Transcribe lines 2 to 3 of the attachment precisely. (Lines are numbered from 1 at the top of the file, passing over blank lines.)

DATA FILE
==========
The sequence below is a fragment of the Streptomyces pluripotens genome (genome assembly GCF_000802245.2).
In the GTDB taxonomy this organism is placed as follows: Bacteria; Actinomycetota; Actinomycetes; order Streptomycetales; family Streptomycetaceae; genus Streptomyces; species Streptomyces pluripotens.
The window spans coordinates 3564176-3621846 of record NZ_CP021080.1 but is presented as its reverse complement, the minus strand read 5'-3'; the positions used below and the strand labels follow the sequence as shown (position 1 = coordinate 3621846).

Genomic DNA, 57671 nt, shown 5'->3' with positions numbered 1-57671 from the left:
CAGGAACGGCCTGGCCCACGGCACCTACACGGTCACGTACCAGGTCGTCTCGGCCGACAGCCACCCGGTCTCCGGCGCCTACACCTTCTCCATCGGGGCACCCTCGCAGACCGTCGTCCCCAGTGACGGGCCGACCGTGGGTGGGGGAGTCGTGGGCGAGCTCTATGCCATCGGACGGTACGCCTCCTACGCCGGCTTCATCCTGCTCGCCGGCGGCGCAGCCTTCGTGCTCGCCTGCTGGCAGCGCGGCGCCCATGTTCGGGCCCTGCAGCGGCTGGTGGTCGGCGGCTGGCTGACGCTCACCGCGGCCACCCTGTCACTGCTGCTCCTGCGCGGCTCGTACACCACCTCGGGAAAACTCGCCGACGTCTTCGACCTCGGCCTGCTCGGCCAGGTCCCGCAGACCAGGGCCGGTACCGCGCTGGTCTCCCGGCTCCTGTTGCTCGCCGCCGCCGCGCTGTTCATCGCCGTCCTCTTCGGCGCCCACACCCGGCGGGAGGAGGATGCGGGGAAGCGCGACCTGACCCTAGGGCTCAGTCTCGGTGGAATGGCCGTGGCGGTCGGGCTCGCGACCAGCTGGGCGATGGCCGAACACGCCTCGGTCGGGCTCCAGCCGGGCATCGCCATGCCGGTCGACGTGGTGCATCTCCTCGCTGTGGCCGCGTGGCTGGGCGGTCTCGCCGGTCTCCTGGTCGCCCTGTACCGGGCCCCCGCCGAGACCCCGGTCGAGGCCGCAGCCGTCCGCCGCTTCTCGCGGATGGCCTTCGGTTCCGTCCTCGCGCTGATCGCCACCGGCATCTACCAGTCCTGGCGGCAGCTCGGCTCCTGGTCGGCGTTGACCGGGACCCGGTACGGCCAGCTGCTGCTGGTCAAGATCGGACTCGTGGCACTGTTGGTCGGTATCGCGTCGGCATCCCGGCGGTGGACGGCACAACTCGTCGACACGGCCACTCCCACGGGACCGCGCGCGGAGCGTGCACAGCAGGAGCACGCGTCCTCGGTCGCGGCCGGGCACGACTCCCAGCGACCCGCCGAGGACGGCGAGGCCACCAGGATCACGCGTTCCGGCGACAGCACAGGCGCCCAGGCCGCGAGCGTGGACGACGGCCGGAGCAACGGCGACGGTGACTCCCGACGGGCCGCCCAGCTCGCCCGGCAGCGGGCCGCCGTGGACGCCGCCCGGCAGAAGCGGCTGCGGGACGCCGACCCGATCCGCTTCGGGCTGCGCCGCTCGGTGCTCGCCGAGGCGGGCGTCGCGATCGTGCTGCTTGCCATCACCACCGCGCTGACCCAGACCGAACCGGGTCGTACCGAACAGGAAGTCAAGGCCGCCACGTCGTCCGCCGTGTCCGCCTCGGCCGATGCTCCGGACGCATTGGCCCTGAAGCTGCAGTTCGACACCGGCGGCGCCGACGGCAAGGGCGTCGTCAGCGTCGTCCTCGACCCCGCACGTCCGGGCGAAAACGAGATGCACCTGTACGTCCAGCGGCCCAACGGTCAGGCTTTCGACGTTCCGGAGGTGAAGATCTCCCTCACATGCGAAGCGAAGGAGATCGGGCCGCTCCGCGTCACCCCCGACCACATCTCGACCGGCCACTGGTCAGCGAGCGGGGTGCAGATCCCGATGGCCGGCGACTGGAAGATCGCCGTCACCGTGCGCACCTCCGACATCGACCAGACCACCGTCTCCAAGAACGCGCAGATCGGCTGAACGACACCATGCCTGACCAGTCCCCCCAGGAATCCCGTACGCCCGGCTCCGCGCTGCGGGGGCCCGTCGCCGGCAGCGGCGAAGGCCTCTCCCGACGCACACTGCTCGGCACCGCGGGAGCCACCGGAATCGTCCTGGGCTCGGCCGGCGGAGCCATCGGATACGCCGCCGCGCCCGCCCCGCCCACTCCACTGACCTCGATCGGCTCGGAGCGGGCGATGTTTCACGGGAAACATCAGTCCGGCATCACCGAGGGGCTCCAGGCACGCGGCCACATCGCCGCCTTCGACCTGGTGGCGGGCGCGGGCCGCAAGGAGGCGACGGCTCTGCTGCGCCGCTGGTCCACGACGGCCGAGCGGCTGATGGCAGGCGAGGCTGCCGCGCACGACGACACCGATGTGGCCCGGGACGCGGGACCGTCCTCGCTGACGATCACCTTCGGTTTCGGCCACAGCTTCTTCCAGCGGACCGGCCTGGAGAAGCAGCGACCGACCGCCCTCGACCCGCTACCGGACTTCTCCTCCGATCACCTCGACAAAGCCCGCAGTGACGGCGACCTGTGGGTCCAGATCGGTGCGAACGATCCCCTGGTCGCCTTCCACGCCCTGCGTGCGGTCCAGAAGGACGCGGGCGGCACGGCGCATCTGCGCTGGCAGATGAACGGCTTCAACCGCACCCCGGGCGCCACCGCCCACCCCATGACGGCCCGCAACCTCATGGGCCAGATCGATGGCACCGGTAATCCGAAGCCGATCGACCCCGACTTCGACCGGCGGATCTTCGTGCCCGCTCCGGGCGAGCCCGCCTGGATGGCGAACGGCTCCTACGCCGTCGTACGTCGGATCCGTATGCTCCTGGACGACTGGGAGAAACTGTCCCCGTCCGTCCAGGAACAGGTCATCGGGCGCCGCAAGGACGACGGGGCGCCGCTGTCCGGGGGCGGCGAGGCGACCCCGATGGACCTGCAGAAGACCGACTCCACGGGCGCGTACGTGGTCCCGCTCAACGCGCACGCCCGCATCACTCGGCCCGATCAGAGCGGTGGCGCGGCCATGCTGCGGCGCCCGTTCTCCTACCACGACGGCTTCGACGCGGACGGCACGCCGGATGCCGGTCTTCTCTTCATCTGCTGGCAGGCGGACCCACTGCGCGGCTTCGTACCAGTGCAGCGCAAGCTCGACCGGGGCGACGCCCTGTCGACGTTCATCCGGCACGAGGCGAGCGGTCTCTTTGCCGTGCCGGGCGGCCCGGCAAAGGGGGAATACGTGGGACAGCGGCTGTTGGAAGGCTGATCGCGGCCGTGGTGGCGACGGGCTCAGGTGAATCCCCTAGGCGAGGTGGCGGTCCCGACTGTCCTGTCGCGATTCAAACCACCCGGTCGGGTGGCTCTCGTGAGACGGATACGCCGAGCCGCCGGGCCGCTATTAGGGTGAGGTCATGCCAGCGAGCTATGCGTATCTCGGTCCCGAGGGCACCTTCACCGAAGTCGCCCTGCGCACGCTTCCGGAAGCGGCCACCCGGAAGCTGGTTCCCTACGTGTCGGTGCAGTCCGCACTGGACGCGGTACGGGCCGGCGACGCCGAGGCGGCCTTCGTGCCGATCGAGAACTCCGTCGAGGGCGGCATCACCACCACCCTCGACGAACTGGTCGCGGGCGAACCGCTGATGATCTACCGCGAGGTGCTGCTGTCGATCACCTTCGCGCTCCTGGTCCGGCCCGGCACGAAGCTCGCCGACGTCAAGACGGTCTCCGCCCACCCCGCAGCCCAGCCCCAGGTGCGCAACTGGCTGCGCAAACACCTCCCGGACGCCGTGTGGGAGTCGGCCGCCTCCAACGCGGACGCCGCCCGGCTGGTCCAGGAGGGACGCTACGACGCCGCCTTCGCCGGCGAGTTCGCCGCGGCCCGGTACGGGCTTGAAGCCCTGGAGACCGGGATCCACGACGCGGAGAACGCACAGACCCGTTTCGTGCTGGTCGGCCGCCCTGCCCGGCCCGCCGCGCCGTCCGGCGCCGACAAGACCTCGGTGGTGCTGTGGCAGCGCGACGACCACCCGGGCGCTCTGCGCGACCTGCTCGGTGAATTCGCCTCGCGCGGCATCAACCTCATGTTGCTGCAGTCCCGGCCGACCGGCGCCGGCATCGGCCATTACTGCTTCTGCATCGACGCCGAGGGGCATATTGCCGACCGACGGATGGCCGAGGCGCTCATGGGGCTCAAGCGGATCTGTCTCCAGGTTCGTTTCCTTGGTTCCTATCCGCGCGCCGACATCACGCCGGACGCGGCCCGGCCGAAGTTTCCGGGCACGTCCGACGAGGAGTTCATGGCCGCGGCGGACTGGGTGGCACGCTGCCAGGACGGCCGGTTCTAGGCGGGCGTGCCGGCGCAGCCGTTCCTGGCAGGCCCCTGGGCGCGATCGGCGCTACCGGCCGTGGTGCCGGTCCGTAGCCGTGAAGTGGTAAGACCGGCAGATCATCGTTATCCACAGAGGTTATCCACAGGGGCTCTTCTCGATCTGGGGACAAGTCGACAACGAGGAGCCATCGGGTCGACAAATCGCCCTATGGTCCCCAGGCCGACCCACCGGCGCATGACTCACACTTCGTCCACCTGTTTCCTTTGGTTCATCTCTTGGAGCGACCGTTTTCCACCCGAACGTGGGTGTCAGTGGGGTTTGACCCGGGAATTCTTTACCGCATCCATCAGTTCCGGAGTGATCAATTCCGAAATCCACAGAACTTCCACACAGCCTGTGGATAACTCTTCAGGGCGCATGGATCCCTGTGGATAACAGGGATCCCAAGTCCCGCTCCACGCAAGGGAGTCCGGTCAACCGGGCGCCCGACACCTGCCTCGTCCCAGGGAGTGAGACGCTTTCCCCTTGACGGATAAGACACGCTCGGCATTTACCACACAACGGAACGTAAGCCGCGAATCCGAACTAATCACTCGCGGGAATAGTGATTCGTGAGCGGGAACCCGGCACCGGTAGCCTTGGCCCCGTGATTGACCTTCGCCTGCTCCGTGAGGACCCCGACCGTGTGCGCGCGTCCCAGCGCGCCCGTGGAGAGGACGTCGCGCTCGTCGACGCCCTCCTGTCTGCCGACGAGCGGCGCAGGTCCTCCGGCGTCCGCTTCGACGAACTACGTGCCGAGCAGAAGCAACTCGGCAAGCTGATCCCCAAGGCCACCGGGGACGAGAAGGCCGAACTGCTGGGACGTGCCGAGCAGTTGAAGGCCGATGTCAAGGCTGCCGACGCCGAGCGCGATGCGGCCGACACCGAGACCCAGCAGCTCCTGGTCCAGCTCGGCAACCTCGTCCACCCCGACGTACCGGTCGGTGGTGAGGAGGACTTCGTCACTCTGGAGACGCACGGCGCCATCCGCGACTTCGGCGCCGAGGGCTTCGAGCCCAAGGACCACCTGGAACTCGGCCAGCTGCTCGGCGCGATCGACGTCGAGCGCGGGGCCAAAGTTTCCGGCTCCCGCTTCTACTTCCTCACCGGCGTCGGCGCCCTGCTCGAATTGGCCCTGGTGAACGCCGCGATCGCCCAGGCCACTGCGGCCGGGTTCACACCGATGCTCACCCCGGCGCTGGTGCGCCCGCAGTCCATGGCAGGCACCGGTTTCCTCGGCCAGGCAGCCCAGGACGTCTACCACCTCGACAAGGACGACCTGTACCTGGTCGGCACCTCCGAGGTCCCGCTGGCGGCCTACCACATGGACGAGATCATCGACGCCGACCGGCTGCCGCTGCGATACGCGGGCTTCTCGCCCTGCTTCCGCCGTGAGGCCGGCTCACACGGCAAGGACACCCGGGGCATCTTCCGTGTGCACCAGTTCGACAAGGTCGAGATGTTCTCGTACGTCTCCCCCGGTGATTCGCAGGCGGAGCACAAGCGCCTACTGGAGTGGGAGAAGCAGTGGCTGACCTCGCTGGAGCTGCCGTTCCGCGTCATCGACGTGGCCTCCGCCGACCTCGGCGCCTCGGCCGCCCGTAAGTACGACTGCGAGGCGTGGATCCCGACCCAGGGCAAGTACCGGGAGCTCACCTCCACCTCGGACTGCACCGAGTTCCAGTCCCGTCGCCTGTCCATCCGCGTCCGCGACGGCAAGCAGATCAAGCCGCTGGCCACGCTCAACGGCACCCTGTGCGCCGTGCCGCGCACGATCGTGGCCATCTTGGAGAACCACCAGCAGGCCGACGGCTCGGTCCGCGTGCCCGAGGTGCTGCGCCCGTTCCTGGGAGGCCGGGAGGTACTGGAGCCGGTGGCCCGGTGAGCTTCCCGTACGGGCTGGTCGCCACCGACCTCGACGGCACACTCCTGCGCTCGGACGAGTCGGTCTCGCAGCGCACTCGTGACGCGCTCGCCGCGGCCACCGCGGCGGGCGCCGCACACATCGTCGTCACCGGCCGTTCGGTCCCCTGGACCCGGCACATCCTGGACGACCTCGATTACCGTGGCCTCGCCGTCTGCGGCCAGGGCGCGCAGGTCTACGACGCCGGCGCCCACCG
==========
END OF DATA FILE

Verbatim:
In the GTDB taxonomy this organism is placed as follows: Bacteria; Actinomycetota; Actinomycetes; order Streptomycetales; family Streptomycetaceae; genus Streptomyces; species Streptomyces pluripotens.
The window spans coordinates 3564176-3621846 of record NZ_CP021080.1 but is presented as its reverse complement, the minus strand read 5'-3'; the positions used below and the strand labels follow the sequence as shown (position 1 = coordinate 3621846).